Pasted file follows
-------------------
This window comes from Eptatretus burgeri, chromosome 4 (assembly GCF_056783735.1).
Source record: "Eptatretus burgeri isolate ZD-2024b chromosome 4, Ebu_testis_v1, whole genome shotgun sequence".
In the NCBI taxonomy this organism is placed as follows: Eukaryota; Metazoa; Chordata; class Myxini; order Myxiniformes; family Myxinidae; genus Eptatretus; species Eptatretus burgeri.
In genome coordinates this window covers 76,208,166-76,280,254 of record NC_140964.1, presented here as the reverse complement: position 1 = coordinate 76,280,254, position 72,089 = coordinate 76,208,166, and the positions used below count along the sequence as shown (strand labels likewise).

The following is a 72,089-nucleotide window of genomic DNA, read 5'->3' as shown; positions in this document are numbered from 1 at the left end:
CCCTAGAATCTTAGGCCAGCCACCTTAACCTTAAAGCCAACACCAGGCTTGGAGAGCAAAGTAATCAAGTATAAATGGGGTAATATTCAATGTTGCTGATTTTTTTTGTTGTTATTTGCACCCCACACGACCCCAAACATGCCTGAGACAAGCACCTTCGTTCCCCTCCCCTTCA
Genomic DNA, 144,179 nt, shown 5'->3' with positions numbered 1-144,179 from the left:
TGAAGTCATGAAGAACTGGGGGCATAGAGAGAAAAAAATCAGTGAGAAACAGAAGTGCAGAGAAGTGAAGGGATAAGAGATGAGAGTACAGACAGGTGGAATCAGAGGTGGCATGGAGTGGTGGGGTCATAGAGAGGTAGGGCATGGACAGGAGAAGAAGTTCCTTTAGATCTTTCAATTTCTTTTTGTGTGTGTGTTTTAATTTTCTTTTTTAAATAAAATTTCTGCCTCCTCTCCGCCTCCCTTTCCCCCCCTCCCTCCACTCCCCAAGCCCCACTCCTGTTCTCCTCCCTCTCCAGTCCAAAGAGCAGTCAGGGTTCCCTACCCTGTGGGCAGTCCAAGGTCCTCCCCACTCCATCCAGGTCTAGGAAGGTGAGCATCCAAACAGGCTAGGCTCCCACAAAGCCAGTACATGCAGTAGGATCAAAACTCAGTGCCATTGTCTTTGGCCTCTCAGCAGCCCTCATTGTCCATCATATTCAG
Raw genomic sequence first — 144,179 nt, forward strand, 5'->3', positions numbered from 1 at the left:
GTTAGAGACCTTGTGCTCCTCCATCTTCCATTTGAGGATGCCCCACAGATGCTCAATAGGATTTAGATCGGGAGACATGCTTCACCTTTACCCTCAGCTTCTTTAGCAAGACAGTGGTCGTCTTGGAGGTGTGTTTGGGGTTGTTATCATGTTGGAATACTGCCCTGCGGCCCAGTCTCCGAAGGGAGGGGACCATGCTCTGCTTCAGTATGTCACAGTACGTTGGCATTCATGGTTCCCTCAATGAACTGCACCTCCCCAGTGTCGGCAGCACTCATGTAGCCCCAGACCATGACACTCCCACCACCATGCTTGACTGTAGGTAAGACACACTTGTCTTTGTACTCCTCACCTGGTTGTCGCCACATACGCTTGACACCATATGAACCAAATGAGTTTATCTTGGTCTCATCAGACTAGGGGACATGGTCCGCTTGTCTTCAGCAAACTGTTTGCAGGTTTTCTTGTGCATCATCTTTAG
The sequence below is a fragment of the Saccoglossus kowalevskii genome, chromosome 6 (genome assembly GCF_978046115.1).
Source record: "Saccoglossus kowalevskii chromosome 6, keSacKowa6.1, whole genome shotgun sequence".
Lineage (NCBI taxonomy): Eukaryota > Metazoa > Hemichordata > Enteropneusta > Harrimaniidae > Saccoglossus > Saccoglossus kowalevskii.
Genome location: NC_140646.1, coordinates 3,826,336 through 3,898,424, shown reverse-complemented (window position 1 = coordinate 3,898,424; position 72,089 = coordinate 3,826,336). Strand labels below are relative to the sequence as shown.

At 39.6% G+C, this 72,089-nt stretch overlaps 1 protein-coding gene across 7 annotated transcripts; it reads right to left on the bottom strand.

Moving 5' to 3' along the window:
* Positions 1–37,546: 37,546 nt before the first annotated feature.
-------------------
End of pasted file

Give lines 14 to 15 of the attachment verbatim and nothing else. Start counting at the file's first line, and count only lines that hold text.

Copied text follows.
Genome location: NC_140646.1, coordinates 3,826,336 through 3,898,424, shown reverse-complemented (window position 1 = coordinate 3,898,424; position 72,089 = coordinate 3,826,336). Strand labels below are relative to the sequence as shown.

At 39.6% G+C, this 72,089-nt stretch overlaps 1 protein-coding gene across 7 annotated transcripts; it reads right to left on the bottom strand.